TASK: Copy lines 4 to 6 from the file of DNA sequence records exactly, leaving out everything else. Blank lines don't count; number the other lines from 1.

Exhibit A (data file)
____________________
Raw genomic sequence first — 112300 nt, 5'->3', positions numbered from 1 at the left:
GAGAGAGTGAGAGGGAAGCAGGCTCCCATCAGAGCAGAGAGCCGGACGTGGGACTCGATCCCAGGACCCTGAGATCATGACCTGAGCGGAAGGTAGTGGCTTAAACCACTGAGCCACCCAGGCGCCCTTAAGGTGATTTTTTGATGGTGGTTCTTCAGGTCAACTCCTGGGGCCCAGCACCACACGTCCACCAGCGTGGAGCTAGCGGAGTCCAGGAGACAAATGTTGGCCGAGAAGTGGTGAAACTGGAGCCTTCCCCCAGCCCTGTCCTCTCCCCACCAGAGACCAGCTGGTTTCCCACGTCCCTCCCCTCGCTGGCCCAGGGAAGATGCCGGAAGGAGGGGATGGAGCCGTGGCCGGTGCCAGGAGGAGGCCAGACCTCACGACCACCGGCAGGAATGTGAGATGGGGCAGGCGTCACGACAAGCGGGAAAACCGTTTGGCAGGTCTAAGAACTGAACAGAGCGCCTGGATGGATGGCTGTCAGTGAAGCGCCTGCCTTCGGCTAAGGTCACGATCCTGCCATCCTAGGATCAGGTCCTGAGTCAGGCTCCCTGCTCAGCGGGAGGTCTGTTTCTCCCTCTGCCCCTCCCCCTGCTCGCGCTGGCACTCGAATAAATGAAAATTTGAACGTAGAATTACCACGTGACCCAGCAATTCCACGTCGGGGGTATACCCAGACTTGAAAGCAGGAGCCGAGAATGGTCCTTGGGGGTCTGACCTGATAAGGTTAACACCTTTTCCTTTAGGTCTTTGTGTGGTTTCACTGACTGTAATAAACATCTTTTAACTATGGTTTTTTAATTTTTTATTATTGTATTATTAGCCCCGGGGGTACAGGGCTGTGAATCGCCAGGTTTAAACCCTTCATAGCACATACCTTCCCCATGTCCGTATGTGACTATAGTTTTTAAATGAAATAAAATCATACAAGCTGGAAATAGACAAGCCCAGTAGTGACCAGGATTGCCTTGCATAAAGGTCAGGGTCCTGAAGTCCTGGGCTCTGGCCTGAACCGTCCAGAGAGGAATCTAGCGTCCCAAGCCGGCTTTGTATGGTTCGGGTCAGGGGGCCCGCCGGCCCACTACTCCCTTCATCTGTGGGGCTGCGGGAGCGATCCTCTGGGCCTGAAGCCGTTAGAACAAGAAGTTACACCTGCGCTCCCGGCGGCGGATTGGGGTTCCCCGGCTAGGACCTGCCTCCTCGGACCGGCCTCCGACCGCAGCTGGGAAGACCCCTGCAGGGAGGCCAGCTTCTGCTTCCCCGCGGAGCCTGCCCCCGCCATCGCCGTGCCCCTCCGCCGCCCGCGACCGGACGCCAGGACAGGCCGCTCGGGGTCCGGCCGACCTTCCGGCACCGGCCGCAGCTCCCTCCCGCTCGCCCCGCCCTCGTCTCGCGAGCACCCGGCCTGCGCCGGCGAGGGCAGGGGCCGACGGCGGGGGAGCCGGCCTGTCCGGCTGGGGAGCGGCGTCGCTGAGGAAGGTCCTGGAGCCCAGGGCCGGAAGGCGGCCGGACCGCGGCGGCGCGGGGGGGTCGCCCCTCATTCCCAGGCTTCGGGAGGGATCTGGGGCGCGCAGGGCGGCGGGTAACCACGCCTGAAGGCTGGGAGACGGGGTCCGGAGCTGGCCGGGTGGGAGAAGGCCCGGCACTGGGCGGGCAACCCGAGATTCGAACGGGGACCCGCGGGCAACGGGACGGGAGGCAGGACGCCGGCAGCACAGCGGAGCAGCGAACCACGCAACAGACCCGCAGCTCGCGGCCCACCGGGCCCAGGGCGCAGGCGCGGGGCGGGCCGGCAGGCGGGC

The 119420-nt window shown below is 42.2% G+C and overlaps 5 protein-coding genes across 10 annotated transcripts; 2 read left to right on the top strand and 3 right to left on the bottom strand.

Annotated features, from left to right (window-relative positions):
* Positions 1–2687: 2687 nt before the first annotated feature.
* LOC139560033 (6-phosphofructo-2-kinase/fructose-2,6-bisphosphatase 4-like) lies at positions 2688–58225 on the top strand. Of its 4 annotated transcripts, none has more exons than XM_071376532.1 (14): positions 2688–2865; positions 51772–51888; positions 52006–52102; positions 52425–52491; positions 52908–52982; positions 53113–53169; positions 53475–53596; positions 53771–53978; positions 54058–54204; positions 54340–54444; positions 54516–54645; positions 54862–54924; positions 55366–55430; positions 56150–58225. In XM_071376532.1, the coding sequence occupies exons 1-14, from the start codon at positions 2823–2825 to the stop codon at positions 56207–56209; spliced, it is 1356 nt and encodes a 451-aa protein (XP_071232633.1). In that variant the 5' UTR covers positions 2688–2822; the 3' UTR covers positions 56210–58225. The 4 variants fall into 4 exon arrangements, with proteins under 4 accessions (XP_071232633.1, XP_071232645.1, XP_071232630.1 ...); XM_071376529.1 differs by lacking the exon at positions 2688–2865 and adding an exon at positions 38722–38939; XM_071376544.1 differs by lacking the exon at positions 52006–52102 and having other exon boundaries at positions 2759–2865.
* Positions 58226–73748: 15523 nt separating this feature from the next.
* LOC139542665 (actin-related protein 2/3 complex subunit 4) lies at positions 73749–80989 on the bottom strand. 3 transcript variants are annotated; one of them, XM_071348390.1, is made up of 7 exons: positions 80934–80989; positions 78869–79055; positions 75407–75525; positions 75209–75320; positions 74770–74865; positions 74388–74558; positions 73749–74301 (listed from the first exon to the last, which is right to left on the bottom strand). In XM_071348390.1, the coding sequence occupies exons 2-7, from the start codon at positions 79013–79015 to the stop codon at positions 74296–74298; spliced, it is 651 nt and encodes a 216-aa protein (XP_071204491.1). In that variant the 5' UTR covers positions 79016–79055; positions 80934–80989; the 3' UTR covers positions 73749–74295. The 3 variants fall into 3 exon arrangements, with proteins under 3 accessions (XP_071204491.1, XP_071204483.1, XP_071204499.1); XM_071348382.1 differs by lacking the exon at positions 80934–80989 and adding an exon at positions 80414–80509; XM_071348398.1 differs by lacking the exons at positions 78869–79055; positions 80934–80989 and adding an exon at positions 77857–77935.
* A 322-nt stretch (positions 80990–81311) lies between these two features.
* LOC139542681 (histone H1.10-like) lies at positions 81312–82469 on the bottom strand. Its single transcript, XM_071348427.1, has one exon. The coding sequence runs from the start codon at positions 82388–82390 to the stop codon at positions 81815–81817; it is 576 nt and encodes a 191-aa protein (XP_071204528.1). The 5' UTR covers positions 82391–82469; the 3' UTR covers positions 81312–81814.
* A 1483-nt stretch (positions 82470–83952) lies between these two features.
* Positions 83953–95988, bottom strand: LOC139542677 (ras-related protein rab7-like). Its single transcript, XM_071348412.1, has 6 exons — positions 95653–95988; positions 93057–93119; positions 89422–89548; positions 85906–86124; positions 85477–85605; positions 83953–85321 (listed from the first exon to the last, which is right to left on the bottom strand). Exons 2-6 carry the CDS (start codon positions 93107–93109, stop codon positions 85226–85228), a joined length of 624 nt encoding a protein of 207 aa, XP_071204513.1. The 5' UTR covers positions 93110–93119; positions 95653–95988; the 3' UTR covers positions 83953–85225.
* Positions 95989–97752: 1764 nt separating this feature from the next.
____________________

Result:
Annotated features, from left to right (window-relative positions):
* Positions 1–2687: 2687 nt before the first annotated feature.
* LOC139560033 (6-phosphofructo-2-kinase/fructose-2,6-bisphosphatase 4-like) lies at positions 2688–58225 on the top strand. Of its 4 annotated transcripts, none has more exons than XM_071376532.1 (14): positions 2688–2865; positions 51772–51888; positions 52006–52102; positions 52425–52491; positions 52908–52982; positions 53113–53169; positions 53475–53596; positions 53771–53978; positions 54058–54204; positions 54340–54444; positions 54516–54645; positions 54862–54924; positions 55366–55430; positions 56150–58225. In XM_071376532.1, the coding sequence occupies exons 1-14, from the start codon at positions 2823–2825 to the stop codon at positions 56207–56209; spliced, it is 1356 nt and encodes a 451-aa protein (XP_071232633.1). In that variant the 5' UTR covers positions 2688–2822; the 3' UTR covers positions 56210–58225. The 4 variants fall into 4 exon arrangements, with proteins under 4 accessions (XP_071232633.1, XP_071232645.1, XP_071232630.1 ...); XM_071376529.1 differs by lacking the exon at positions 2688–2865 and adding an exon at positions 38722–38939; XM_071376544.1 differs by lacking the exon at positions 52006–52102 and having other exon boundaries at positions 2759–2865.